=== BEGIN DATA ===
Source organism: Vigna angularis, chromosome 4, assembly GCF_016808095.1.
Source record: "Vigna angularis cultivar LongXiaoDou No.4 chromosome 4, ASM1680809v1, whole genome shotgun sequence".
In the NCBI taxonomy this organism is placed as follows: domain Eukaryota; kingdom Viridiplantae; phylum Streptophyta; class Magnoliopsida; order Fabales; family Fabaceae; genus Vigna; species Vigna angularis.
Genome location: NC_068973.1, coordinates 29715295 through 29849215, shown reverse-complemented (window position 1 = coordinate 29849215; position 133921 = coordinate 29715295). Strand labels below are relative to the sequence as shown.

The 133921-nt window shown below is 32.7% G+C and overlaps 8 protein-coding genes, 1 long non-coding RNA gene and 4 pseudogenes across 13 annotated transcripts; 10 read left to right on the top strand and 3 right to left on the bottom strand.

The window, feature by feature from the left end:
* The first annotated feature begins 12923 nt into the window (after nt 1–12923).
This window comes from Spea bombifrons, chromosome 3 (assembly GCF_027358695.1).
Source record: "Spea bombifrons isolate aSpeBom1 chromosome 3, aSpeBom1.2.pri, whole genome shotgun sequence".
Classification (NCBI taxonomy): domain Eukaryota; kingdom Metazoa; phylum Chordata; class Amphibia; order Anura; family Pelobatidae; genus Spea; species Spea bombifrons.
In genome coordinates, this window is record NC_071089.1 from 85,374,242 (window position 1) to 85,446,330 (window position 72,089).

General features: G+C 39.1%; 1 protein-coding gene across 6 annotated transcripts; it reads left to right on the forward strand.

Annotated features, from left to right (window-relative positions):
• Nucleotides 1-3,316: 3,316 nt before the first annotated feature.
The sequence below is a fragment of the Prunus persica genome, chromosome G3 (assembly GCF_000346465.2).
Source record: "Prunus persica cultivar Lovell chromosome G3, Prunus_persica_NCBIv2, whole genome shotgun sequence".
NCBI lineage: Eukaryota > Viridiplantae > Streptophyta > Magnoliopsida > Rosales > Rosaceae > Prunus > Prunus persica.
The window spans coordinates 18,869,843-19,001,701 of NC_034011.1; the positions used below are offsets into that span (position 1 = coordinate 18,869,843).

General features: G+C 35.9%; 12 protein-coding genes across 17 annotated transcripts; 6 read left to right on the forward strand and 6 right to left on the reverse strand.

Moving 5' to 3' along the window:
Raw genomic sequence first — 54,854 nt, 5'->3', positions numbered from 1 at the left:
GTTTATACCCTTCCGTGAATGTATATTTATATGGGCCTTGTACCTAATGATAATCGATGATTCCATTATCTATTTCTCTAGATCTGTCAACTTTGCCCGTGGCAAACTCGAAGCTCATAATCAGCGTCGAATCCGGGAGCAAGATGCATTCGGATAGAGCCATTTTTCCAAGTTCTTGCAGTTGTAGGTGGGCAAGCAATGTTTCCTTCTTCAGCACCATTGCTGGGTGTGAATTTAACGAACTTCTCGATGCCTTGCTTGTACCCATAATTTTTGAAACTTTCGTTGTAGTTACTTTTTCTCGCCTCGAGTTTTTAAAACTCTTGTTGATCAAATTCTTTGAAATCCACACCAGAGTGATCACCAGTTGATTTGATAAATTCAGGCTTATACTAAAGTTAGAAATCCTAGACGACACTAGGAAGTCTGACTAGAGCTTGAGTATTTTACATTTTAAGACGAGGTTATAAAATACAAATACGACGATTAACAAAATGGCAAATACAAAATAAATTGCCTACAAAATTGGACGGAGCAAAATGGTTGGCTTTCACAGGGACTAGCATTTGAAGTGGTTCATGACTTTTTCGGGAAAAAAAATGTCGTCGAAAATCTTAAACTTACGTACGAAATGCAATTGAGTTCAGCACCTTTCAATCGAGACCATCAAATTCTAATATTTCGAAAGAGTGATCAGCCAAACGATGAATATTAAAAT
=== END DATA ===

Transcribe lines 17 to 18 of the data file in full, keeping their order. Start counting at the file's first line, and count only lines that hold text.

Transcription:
NCBI lineage: Eukaryota > Viridiplantae > Streptophyta > Magnoliopsida > Rosales > Rosaceae > Prunus > Prunus persica.
The window spans coordinates 18,869,843-19,001,701 of NC_034011.1; the positions used below are offsets into that span (position 1 = coordinate 18,869,843).